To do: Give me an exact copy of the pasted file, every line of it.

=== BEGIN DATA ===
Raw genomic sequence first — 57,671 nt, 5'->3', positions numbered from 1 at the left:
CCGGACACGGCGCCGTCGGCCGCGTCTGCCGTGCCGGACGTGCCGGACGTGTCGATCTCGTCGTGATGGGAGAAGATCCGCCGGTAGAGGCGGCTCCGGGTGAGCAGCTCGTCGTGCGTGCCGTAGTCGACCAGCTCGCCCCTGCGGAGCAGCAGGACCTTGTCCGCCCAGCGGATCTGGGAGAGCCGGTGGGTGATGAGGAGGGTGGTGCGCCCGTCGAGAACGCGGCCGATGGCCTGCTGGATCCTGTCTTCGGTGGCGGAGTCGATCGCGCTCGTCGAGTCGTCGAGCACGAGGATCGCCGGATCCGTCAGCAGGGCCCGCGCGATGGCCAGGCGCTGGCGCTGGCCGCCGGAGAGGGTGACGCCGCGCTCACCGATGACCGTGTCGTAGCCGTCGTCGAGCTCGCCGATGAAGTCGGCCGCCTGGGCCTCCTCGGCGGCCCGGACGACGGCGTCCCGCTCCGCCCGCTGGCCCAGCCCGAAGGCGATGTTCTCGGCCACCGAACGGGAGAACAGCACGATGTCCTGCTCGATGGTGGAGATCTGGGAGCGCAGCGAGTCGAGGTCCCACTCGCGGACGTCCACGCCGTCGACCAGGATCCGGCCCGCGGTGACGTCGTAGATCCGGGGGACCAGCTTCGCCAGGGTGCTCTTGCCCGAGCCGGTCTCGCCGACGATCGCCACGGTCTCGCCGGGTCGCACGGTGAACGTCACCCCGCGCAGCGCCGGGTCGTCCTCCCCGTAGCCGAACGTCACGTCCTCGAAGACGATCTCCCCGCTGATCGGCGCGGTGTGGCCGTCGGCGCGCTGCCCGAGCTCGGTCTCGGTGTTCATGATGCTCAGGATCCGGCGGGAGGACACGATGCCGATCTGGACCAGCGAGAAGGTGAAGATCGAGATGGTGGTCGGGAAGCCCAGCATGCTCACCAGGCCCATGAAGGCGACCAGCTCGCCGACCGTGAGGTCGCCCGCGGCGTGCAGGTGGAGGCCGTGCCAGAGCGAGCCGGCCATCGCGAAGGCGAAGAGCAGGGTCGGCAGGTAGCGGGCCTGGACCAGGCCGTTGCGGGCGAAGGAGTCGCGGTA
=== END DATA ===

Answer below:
Raw genomic sequence first — 57,671 nt, 5'->3', positions numbered from 1 at the left:
CCGGACACGGCGCCGTCGGCCGCGTCTGCCGTGCCGGACGTGCCGGACGTGTCGATCTCGTCGTGATGGGAGAAGATCCGCCGGTAGAGGCGGCTCCGGGTGAGCAGCTCGTCGTGCGTGCCGTAGTCGACCAGCTCGCCCCTGCGGAGCAGCAGGACCTTGTCCGCCCAGCGGATCTGGGAGAGCCGGTGGGTGATGAGGAGGGTGGTGCGCCCGTCGAGAACGCGGCCGATGGCCTGCTGGATCCTGTCTTCGGTGGCGGAGTCGATCGCGCTCGTCGAGTCGTCGAGCACGAGGATCGCCGGATCCGTCAGCAGGGCCCGCGCGATGGCCAGGCGCTGGCGCTGGCCGCCGGAGAGGGTGACGCCGCGCTCACCGATGACCGTGTCGTAGCCGTCGTCGAGCTCGCCGATGAAGTCGGCCGCCTGGGCCTCCTCGGCGGCCCGGACGACGGCGTCCCGCTCCGCCCGCTGGCCCAGCCCGAAGGCGATGTTCTCGGCCACCGAACGGGAGAACAGCACGATGTCCTGCTCGATGGTGGAGATCTGGGAGCGCAGCGAGTCGAGGTCCCACTCGCGGACGTCCACGCCGTCGACCAGGATCCGGCCCGCGGTGACGTCGTAGATCCGGGGGACCAGCTTCGCCAGGGTGCTCTTGCCCGAGCCGGTCTCGCCGACGATCGCCACGGTCTCGCCGGGTCGCACGGTGAACGTCACCCCGCGCAGCGCCGGGTCGTCCTCCCCGTAGCCGAACGTCACGTCCTCGAAGACGATCTCCCCGCTGATCGGCGCGGTGTGGCCGTCGGCGCGCTGCCCGAGCTCGGTCTCGGTGTTCATGATGCTCAGGATCCGGCGGGAGGACACGATGCCGATCTGGACCAGCGAGAAGGTGAAGATCGAGATGGTGGTCGGGAAGCCCAGCATGCTCACCAGGCCCATGAAGGCGACCAGCTCGCCGACCGTGAGGTCGCCCGCGGCGTGCAGGTGGAGGCCGTGCCAGAGCGAGCCGGCCATCGCGAAGGCGAAGAGCAGGGTCGGCAGGTAGCGGGCCTGGACCAGGCCGTTGCGGGCGAAGGAGTCGCGGTA